» Commit to your role. Acknowledge that you are the rookie and often at the bottom of the food chain. As a graduate, volunteer, or first-year paid assistant, understand that you have to crawl before you can walk. Do your best to take criticism in stride and don’t be offended when someone asks you to take care of something trivial or simple. Like in any other line of business, you have to earn your stripes, and this often means doing things nobody else wants to do. I have found that working on these small tasks is where much of the learning process takes place.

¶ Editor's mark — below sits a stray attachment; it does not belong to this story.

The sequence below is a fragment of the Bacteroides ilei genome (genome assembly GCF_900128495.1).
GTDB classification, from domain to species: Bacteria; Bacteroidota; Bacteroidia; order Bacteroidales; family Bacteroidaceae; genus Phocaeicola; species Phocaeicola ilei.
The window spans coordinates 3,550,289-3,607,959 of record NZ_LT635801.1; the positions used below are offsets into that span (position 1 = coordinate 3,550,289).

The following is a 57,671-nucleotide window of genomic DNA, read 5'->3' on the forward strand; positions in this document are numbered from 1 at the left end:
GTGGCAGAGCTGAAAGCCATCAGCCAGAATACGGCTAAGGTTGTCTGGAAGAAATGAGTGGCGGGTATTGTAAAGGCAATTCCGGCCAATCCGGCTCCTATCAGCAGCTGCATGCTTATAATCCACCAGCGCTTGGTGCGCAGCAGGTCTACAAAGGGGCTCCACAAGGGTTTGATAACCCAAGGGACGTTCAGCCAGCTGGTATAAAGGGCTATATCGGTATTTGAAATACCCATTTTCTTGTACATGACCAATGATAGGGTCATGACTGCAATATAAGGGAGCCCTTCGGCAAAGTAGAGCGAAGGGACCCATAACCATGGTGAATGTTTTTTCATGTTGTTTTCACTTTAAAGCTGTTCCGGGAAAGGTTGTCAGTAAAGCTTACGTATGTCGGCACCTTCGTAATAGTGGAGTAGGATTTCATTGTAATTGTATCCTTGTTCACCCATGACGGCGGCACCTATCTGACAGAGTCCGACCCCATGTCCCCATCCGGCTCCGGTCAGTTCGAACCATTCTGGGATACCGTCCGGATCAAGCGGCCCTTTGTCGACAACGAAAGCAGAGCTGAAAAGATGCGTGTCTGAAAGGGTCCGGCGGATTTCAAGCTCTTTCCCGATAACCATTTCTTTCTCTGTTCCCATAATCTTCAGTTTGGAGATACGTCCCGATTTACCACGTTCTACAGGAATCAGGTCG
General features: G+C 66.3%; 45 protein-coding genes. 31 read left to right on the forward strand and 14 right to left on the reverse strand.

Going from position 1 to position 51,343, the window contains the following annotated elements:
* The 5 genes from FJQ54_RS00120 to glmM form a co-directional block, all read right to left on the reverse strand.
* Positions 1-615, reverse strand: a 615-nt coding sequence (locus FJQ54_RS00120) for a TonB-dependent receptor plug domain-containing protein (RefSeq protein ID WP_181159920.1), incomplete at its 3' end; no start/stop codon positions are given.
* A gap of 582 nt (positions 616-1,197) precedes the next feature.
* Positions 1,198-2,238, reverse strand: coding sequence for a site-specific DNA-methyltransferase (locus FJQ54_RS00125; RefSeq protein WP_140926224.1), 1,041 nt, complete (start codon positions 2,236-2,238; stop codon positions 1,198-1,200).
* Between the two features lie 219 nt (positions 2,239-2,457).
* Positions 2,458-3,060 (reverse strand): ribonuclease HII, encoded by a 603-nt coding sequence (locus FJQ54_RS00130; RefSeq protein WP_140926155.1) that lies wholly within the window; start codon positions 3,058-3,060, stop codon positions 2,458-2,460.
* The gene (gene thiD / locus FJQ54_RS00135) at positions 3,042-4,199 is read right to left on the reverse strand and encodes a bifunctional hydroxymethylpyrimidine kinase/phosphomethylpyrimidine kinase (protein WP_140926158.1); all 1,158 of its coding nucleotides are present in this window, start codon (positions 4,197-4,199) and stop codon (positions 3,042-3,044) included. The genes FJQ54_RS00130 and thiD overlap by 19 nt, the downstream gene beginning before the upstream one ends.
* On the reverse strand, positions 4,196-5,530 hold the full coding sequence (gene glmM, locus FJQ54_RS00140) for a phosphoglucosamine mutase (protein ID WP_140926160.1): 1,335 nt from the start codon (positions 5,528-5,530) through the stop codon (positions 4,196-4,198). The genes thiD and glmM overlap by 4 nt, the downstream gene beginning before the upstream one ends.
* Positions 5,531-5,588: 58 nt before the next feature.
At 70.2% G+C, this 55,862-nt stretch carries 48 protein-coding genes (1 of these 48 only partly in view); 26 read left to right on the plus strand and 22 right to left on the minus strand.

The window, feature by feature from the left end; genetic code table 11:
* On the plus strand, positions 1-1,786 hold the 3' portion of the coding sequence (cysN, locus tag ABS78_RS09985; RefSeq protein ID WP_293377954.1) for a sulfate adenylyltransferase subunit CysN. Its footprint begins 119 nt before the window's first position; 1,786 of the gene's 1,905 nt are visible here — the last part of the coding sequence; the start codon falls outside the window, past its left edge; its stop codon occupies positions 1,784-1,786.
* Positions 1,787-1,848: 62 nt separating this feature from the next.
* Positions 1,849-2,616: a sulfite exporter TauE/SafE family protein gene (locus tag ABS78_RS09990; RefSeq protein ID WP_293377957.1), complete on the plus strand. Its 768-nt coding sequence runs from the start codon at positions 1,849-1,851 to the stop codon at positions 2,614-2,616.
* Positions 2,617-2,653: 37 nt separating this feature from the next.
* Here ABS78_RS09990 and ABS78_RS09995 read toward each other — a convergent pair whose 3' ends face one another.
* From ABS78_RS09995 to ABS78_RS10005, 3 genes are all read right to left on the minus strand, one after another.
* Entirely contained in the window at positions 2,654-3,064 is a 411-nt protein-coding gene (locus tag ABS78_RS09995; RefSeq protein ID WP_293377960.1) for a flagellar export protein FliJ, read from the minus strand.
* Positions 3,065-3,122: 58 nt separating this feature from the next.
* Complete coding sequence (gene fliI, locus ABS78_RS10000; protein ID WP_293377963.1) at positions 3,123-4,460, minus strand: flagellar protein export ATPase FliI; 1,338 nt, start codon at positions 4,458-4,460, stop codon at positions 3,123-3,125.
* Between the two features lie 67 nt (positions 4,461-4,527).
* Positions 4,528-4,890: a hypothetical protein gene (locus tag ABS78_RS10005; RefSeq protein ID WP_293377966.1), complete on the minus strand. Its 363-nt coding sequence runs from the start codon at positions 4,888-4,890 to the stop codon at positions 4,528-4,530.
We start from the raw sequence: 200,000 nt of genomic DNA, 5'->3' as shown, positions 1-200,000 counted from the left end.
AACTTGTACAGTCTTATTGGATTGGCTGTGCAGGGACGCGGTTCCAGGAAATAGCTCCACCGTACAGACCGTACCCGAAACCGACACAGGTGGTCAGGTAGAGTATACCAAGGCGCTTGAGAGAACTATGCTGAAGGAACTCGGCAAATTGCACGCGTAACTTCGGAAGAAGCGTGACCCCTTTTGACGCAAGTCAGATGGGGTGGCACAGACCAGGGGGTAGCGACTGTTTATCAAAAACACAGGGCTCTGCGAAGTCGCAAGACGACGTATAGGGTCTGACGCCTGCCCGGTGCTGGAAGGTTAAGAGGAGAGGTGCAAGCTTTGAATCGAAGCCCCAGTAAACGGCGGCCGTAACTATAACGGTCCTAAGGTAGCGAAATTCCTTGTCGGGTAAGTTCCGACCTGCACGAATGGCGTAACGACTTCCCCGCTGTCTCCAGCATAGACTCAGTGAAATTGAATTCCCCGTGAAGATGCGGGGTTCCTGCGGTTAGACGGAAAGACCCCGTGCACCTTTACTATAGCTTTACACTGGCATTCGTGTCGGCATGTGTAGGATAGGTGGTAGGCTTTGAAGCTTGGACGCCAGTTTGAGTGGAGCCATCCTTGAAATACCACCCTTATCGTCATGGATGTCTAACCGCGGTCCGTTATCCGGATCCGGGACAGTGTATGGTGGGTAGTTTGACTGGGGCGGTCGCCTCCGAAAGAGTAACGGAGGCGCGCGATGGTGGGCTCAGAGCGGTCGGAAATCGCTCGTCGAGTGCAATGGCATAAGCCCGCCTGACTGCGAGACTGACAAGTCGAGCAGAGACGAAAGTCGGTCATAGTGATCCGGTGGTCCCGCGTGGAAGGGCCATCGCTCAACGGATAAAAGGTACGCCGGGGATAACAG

» Have fun and be creative. Many of us—particularly volunteer assistants—coach volleyball because it is what we are passionate about. Being stressed out or getting frustrated has a time and a place, but remember that you are doing what you love and take a moment to appreciate that fact. Be creative by doing the things that others only talk about but never get around to. For example, our All-American setter had little difficulty consistently putting balls through one of our standard hoop targets. A staff member mentioned one practice that the hoop was too big, so a few nights later one of our managers and I took a field trip to Home Depot to piece together a smaller one. After several hours of in-store planning, construction, and consulting with numerous employees, we finally pieced together an octagon-shaped hoop using PVC pipe and Velcro. We brought it into practice the next day and the problem was solved. Our setter continues to be frustrated by her inability to set more than three consecutive balls through the new hoop, but I guarantee that her location will be masterful in a few months.